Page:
Make sure to request your medical records as soon as possible after you know that you need or want them. Find out what the procedure is for that particular facility. You don’t want to experience the frustration of delays or denials because you didn’t follow the correct procedure. It can take up to 45 days from the time you submit the completed documents and pay any applicable fees for your medical records to be delivered, and you don’t want to miss having them for an important appointment or application deadline.

Method of delivery

You have several choices when it comes to the delivery method of your medical records. The goal is to make it as convenient for patients as possible. Faxing or emailing the documents to other medical professionals is quite common. You can also request to have the documents mailed to you, or to be called when they’re ready to be picked up. If you opt for a physical copy of the medical records then you may need to pay fees for printing and shipping.

Release without consent

For your privacy, the law protects your medical records from falling into the hands of just anyone. Without your consent, they can only be released with a court order. Medical professionals, potential employers, and even health insurance providers or life insurance providers can’t access them without your consent.

Keep this in mind when you feel like you’re jumping through hoops to obtain your records. They aren’t trying to make it difficult for you just for red-tape’s sake; they’re merely trying to ensure individuals who shouldn’t have access aren’t finding ways to easily get that information about someone else. The process is in place for your protection and privacy.

If you believe your medical records have been compromised, you have the right to file a complaint. You’ll need to do so with the entity where you believe the breach of privacy occurred. If you can’t come to an agreement then you can escalate the claim with the Privacy Commissioner. They’ll investigate the case to determine the validity of such complaints.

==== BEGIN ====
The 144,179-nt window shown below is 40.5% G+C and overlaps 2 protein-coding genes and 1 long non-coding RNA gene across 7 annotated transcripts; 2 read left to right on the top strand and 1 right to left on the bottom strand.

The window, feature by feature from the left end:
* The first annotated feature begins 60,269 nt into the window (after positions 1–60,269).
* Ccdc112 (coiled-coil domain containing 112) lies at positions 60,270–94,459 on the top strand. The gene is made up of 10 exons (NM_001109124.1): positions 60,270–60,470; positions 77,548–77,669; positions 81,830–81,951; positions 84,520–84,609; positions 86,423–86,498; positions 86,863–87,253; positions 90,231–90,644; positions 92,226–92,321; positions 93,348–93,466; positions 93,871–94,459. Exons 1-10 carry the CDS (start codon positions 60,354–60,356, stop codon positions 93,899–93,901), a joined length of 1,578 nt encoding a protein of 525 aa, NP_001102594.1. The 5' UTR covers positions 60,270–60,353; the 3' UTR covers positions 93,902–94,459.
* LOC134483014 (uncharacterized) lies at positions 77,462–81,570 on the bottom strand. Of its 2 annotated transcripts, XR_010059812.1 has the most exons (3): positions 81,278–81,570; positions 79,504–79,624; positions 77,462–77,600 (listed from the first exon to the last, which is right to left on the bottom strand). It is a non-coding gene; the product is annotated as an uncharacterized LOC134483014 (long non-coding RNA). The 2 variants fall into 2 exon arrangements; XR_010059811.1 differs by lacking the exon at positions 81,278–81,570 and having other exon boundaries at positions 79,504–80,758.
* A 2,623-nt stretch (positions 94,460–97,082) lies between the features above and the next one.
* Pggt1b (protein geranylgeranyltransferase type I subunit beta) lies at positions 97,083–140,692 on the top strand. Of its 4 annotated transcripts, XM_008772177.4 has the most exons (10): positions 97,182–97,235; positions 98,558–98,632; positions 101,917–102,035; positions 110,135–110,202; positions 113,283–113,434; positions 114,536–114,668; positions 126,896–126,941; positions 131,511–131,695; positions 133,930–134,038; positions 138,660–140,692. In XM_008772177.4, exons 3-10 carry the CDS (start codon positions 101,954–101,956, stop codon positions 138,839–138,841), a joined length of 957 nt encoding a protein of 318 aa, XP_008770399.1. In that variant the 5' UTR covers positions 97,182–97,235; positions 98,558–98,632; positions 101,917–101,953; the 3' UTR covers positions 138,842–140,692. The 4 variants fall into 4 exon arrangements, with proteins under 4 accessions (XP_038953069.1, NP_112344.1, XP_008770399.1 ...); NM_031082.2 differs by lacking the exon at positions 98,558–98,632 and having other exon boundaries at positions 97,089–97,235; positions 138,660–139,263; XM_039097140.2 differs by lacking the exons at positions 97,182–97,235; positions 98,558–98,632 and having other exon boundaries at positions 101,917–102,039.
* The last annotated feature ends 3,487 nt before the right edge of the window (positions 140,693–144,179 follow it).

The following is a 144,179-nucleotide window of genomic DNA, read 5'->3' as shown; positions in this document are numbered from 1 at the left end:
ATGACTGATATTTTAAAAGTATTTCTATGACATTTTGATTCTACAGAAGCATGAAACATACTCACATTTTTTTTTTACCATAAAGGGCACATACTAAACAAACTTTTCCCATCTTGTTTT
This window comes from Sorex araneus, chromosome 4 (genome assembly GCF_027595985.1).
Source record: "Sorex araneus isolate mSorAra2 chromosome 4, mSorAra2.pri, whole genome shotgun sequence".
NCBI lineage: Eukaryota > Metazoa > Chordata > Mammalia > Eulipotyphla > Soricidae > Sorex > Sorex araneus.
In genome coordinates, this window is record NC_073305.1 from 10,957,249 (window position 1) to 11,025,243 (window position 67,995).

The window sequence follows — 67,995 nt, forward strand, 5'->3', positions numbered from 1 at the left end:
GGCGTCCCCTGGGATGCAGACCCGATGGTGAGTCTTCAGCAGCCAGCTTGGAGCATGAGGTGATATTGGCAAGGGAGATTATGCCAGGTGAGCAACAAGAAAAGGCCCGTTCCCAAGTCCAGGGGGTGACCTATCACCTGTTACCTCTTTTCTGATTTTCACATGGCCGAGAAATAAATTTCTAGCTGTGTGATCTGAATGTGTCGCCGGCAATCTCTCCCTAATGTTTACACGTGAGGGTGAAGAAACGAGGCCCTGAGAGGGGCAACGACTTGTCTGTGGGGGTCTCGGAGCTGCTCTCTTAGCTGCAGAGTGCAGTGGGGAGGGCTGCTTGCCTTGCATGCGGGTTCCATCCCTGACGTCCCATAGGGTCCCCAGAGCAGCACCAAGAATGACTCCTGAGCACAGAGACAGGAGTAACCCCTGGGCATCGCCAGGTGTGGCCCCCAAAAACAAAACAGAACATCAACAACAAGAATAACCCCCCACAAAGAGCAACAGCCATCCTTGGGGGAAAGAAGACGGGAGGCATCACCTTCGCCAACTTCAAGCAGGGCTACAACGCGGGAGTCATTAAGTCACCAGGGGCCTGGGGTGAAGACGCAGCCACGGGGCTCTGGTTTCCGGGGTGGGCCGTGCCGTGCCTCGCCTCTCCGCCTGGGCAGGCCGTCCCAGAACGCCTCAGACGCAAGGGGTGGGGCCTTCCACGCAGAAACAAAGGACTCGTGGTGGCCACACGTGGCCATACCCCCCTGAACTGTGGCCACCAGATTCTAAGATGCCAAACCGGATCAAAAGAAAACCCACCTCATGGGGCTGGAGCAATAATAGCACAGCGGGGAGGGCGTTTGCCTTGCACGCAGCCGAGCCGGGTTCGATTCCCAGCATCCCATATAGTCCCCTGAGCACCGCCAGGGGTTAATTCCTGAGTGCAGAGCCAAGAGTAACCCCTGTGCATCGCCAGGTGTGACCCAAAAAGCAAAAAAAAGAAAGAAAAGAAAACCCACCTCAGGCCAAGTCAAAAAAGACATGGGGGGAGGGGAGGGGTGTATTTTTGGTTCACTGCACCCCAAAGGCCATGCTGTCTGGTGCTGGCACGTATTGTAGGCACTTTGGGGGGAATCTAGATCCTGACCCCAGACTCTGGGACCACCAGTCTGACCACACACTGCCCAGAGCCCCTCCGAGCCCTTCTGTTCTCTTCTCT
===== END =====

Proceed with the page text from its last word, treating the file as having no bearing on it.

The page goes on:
Medical records of the deceased

A parent or legal guardian can ask for the medical records of a minor. An adult can also ask for the records of a deceased relative, however, verification of both relationships is required for such a request to be approved. The exception is if you are the executor of the estate of the deceased. In such a scenario, a copy of their will must be provided or the medical records will not be given.

Request for medical records denied

Many people are surprised to discover that their request for medical records may be denied. There are several reasons why this may happen. Primarily it occurs because the paperwork wasn’t filled out correctly or the applicant hasn’t shown that they have a right to the information. An applicant does have the right to file an appeal in this case. The practitioner must provide a written statement explaining why they refuse to provide the records, which can be examined for errors. Your appeal needs to be completed in writing within 21 days of the denial.

As long as you have all the documentation and fill all of the forms correctly, you should have no trouble obtaining your health records.